Dietrich Rempel ’29

Today, the late Dietrich “Dick” Rempel is known for his industrial design innovations, including the system that revolutionized the process of making rubber products. When he was at Bluffton, however, he was noted as a 203-pound tackle who wouldn’t stop until he had his man.d_rempel

Rempel fled Russia in 1923, following that country’s revolution. Although he, his three sisters and a brother escaped, his parents and two brothers died. After working on a farm in Pennsylvania, he joined his uncle in California. He did not let his new country nor new language handicap him. He graduated from high school in less than the usual required time and, when he came to Bluffton, he played in the first football game he saw. He played tackle for the Beavers and was second-team all-conference his senior year. He also ran track.d_rempel_info

Coach A.C. Burcky remembered one incident when Bluffton traveled north to play Bowling Green. “I told Rempel that when we kicked off, we had to get the man who was carrying the ball,” recalled Burcky. “In this particular game, we kicked off and Rempel was hit by a blocker. Before we realized what was happening, he literally picked up the blocker, tossed him aside and went after the ball carrier!”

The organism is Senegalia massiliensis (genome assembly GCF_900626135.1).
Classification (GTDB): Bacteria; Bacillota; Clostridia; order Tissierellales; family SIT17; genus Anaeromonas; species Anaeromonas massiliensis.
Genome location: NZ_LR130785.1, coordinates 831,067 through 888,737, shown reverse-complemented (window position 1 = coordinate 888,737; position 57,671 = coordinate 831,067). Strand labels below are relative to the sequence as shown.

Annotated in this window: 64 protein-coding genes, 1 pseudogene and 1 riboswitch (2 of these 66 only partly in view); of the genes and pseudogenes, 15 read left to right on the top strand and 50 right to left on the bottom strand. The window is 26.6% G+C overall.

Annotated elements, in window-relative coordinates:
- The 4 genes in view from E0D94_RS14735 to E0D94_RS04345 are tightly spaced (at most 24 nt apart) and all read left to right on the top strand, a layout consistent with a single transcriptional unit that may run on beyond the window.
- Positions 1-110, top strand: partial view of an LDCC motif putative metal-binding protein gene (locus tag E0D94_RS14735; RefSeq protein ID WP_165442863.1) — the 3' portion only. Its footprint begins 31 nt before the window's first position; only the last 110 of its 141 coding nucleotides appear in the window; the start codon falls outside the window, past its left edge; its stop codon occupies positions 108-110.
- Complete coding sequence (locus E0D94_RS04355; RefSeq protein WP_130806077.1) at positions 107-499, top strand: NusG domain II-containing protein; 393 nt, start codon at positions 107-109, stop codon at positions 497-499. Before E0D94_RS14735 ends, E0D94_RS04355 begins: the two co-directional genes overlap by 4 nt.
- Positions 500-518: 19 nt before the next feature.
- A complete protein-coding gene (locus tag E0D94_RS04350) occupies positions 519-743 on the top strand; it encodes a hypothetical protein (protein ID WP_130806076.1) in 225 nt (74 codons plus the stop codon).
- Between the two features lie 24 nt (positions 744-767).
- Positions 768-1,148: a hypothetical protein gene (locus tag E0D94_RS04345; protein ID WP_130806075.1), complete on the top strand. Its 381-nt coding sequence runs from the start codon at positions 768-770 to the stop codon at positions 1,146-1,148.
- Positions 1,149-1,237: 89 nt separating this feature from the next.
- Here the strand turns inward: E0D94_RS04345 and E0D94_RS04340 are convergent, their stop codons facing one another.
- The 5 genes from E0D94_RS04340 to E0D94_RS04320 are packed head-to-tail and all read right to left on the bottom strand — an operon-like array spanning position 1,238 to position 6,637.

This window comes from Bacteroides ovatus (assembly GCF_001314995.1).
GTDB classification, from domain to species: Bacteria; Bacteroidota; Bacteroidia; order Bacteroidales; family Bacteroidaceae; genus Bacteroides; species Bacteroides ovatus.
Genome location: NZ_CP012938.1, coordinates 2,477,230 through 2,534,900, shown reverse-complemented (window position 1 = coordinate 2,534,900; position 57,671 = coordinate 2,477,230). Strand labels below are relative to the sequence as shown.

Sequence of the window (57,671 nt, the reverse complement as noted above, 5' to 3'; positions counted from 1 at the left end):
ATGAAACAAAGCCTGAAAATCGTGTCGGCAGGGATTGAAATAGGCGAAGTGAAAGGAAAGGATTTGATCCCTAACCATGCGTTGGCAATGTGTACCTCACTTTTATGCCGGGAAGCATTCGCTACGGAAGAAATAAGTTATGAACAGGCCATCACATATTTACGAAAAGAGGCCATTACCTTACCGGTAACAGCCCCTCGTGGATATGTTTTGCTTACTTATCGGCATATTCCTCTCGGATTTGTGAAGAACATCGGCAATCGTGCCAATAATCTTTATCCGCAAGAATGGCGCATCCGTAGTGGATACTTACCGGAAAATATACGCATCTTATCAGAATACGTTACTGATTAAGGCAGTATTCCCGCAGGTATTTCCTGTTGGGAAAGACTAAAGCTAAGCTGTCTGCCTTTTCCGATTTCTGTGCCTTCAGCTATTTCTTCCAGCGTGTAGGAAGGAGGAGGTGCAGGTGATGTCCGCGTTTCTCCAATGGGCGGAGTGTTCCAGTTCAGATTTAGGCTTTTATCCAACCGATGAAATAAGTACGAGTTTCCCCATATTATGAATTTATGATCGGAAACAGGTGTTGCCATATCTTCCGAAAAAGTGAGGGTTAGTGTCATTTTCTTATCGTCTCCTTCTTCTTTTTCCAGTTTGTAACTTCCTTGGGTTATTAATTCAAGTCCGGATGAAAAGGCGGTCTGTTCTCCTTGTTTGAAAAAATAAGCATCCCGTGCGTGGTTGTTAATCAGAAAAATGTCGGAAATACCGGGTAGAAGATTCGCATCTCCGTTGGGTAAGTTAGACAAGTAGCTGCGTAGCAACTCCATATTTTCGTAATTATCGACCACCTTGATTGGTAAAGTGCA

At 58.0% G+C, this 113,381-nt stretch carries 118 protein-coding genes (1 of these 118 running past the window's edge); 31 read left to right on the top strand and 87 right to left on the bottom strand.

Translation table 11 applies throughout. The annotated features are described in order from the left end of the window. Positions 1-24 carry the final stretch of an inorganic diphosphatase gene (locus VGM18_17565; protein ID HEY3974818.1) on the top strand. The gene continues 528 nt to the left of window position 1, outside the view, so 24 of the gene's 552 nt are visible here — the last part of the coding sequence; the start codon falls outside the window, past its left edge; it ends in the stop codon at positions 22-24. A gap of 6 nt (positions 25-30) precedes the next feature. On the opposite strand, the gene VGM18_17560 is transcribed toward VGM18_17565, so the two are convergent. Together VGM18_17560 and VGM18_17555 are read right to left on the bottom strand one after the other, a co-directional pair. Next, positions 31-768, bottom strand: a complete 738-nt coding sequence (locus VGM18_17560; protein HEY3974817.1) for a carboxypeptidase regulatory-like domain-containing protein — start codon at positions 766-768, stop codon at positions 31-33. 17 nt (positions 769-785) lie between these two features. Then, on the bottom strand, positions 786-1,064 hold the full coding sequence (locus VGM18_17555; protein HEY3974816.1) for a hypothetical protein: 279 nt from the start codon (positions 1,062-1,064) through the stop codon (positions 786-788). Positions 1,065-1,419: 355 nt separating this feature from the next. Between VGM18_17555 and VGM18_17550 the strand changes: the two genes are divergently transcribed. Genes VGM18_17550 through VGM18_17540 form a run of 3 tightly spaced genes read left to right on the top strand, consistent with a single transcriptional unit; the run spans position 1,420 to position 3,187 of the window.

Off the field, Rempel’s love was working with Dr. John P. Klassen and studying sculpture. Rempel’s final piece was “Horse and Fallen Rider,” which portrays a Cossack’s charger mourning over his fallen master. It was accepted for exhibit by the Pennsylvania Academy of Fine Arts and today is on display in the Musselman Library.

In 1929 he grad_rempel_brochureduated and became a United States citizen.  He went to New York and attended the Master Institute of Roerich Museum–The School of United Artists, and was a student in the life class in the department of sculpture of the Beaux-Arts Institute of Design.

In 1946 he started Rempel Manufacturing Inc. The business started with the production of three rubber toy animals, designed and molded from clay by Rempel. They were made with the revolutionary rubber processing system that created seamless rubber products.  He has since obtained numerous patents and copyrights for his industrial designs.

According to Rempel, two Bluffton teachers greatly affected his life. “Dr. Klassen inspired me, and much that I have done is because of his teachings. Of course, I enjoyed playing football.  Coach Burcky is a great person, and I learned through him how to lose gracefully.”